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The default dialog box font in Windows is MS Shell Dlg.

I don't like it, because it's not correct.

It's easy to manually change the font of a single dialog item, but how do I display a dialog box with the "correct" system font (from lfMessageFont) applied to all of its controls by default (not manually) when calling DialogBox (or using ATL/WTL)?

Note:

The reason I've said "not manually" so many times is that I am looking for a solution better than looping through everything with EnumChildWindows (or the like). Does one exist?

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I think you need to enable visual styles in your manifest. msdn.microsoft.com/en-us/library/bb773175(v=vs.85).aspx Have you done that? –  jeffamaphone Aug 28 '11 at 5:33
    
@jeffamaphone: Yes I have. It has nothing to do with that, it's the text MS Shell Dlg embedded in the dialog resource that's the cause. I just don't have an elegant solution for changing it at run time. –  Mehrdad Aug 28 '11 at 5:34
    
Since you're loading the dialog from a template in the resource file, have you considered just changing the template? You can say FONT 8, "your desired font here" just before BEGIN. –  jeffamaphone Aug 28 '11 at 5:40
    
@jeffamaphone: How am I supposed to know the user's font at compile-time? –  Mehrdad Aug 28 '11 at 5:43
    
Okay, I think I understand now. See answer below. –  jeffamaphone Aug 28 '11 at 6:04

1 Answer 1

up vote 2 down vote accepted

From About Dialog Boxes:

The system font can vary between different versions of Windows. To have your application use the system font no matter which system it is running on, use DS_SHELLFONT with the typeface MS Shell Dlg, and use the DIALOGEX Resource instead of the DIALOG Resource. The system maps this typeface such that your dialog box will use the Tahoma font. Note that DS_SHELLFONT has no effect if the typeface is not MS Shell Dlg.

I think this is what you want. If that doesn't work, then I guess you'll have to load the resource manually and modify the template before passing it to DialogBox.

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Nope, that doesn't work for some reason; I've already tried it. Loading the resource manually seems painful and seems to be the wrong way to go about doing it (especially because it doesn't fit into the ATL/WTL design, although that's something I could bypass)... is there really no better way? –  Mehrdad Aug 28 '11 at 6:06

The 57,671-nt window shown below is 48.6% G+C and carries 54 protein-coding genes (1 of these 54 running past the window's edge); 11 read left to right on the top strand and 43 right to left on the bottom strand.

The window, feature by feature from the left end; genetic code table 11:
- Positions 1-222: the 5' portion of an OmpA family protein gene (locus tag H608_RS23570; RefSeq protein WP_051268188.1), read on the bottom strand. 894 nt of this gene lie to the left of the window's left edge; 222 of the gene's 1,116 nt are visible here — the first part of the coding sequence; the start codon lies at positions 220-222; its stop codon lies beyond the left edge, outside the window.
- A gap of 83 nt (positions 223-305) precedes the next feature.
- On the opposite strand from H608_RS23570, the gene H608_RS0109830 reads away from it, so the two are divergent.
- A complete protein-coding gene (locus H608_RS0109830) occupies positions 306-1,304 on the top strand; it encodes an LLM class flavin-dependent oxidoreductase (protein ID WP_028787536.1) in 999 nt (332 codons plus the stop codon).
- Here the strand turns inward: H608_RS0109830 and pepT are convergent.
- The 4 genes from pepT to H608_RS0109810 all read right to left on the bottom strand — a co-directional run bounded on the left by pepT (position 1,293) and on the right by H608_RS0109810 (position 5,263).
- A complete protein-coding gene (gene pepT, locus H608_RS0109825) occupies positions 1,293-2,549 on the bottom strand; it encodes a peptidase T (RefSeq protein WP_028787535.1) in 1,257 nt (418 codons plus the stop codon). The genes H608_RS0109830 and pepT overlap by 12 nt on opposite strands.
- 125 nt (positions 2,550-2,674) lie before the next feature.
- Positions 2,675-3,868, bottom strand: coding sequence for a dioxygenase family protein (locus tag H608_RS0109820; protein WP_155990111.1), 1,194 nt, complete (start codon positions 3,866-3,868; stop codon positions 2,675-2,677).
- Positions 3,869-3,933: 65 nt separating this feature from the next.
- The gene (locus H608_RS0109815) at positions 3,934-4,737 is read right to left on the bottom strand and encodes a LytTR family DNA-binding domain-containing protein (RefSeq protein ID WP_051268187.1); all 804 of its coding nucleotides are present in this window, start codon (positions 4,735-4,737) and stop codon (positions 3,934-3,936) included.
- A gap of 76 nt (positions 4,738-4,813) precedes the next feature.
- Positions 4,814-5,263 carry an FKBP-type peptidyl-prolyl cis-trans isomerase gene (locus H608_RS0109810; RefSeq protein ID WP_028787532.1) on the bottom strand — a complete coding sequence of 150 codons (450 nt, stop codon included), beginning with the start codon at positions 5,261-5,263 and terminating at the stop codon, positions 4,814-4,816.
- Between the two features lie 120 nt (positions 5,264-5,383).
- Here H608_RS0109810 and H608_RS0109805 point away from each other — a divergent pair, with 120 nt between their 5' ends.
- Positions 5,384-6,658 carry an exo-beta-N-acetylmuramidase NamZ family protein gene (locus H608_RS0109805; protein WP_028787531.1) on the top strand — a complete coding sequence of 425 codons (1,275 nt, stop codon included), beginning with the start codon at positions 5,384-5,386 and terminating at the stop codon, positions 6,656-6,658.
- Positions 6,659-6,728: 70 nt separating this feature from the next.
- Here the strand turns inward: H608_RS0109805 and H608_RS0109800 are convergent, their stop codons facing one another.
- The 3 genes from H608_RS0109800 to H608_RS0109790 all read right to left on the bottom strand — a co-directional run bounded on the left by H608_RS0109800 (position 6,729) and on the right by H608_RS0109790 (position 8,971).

There is this guy who suggests an MFC way to do it: neelaakash.wordpress.com/2007/12/31/… There is also the MFC CWindow::SendMessageToDescendents: msdn.microsoft.com/en-us/library/st4w55wa.aspx –  jeffamaphone Aug 28 '11 at 6:08
    
Those are all the ways I can find. Doesn't mean there isn't a way, but it should be automatic. Do you get properly styled buttons (i.e. are you sure you have the manifest stuff correct)? –  jeffamaphone Aug 28 '11 at 6:09
    
WOWWWW... great job Microsoft at using this internally and NOT documenting it!! :( I had never seen that before, and it seems like the MFC way is made to accomplish this task. Thanks a lot for the link, that's really helpful (even though I'm using ATL)! +1 (And yes, I got nice buttons and everything, the manifest stuff is correct. :P) –  Mehrdad Aug 28 '11 at 6:12
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How do you know that your dialog is compatible with the metrics of an unknown font? What if the users font has metrics that result in your template generating a dialog with truncated text? note also that the message box font is not the same as the system dialog font. It sounds like you want your dialog to use the message box font, which means that it will look different from all other dialogs in the system. –  Raymond Chen Aug 28 '11 at 15:38

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